Not long after scientists in South Africa discovered the Omicron variant of the coronavirus that causes Covid-19, a number of Western countries — including the United States — imposed travel bans on people traveling from southern African countries. The U.S. ban exempts American citizens and permanent residents.
Notably, Omicron has been identified in many other countries around the world, including the United States. Some data even suggests that it may have been circulating in Europe even before it was identified in southern Africa. Yet the bans remain.
President Biden acknowledged that the American travel ban was unlikely to stop the virus. But he justified it as a way of delaying the arrival of the new variant into the country. Others have justified the ban as a way to act “proactively” — as if there are no undesirable consequences of this policy.
Did the ban delay the arrival and spread of the new variant in the United States? How does it impact the efforts to control Covid-19 in the United States?
The science is nuanced. Even before the pandemic, scientists had studied the utility of travel bans after the emergence of a new respiratory virus. Most of the pre-Covid-19 pandemic research was conducted on potential influenza pandemics. Seasonal and pandemic influenza virus can be devastating, but it is less infectious than SARS-CoV-2, the virus that causes Covid-19.
Questions surrounding the Covid-19 vaccine and its rollout.
To assess the infectiousness of a virus, epidemiologists use a unit of measure they call the basic reproduction number, or R0. It is derived from the average number of individuals a single infected person is statistically likely to infect in an otherwise uninfected and unimmunized population. The virus that caused the 1918 influenza pandemic had an R0 of 1.8, and the R0 for seasonal influenza ranges from 0.9 to 2.1, whereas the original strain of SARS-CoV-2 had an R0 of 2 to 3; the Delta variant has an estimated R0 of 6. While we don’t yet know the R0 for Omicron, it is likely to be substantially higher than influenza’s.
A 2014 review of scientific evidence conducted by a group of British researchers from Public Health England and the University of Nottingham concluded that travel bans can work but only for stalling the arrival of a pandemic influenza virus into a country. To effectively delay virus importation, a ban must shut down almost all travel into a country, the study found. But according to the researchers, even these drastic restrictions may have limited utility if the virus involved is moderately to highly infectious — which is the case with SARS-CoV-2 and its variants.
During the current pandemic, it is true that countries such as New Zealand and Australia have used travel bans to reduce importation of SARS-CoV-2. But their bans have been near-total, early, and paired with effective contact tracing and quarantine systems. Similarly, many small island nations such as the Polynesian country of Tuvalu — population approximately 12,000 — have kept the coronavirus out after severely restricting travel.
So, yes: Travel bans can work under limited conditions. But the Omicron-related southern Africa travel ban imposed by the United States is too selective, focuses on many countries where the variant hasn’t been documented and excludes many more where the variant has been detected.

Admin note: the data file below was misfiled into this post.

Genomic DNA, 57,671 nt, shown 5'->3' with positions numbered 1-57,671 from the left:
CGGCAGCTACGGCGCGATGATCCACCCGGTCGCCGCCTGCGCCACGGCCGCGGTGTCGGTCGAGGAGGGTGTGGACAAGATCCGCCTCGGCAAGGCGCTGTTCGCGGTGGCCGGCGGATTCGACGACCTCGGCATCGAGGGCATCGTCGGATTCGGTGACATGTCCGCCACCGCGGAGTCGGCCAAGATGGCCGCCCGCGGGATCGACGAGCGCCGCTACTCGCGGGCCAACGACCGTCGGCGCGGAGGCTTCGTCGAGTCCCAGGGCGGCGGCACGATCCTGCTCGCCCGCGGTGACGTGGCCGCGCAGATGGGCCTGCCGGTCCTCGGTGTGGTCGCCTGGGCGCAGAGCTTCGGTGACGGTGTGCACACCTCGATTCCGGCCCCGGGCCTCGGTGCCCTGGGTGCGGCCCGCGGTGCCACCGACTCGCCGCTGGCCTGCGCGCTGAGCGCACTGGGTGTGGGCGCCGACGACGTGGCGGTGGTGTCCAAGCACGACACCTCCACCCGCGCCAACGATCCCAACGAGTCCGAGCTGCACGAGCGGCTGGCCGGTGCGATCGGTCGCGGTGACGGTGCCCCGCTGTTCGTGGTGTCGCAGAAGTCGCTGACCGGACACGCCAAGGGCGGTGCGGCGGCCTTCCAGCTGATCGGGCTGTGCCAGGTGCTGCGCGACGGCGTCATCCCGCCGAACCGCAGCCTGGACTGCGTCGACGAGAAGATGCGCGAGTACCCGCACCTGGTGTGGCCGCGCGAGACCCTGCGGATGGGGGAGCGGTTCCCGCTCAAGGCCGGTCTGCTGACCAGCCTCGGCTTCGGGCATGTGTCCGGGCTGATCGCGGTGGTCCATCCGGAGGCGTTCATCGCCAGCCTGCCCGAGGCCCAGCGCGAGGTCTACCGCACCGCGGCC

If there were any doubts about the futility of this ban, reports of the Omicron cases outside southern Africa should put them to rest. In fact, there are substantially more countries with reported cases of Omicron outside southern Africa than in that region.
The travel ban is also not without cost. It could discourage countries from reporting new variants and emerging viruses.
Suppose you are a health minister somewhere in Africa and see some initial data indicating that a new variant is circulating in your country. Announcing the discovery would risk the imposition of capricious travel restrictions on your people. Do you tell the world?
The success of domestic efforts in the United States depends on what happens globally. A new variant or incomplete information about existing ones can undermine efforts to control the virus. It is in America’s interest that scientists, doctors and health officials everywhere do not feel conflicted in reporting relevant information rapidly and completely.
Rather than imposing arbitrary travel restrictions, countries can adopt less intrusive policies to slow the spread of the virus through international travel, including testing passengers before their departure or after arrival. Making proof of vaccination mandatory for international travel also helps limit importation of the virus.
The United States has, of course, already imposed new rules for all inbound travelers — citizens and permanent residents as well as foreign visitors — requiring a negative result of a test taken within a day of departure and proof of immunization. These rules further diminish the need for a blanket travel ban for a few countries.
The long-term solution, however, is to ensure that a high number of people around the world are vaccinated.
During the 2020 presidential campaign, Mr. Biden promised to have a science-based pandemic response. But his travel ban on southern African countries is not justifiable by science. Moreover, it makes Americans and others less safe by disincentivizing rapid reporting of new variants. It is time, then, for the United States to revoke the ban.
Saad B. Omer is the director of the Yale Institute for Global Health and a professor of internal medicine and epidemiology at the Yale School of Medicine and the Yale School of Public Health.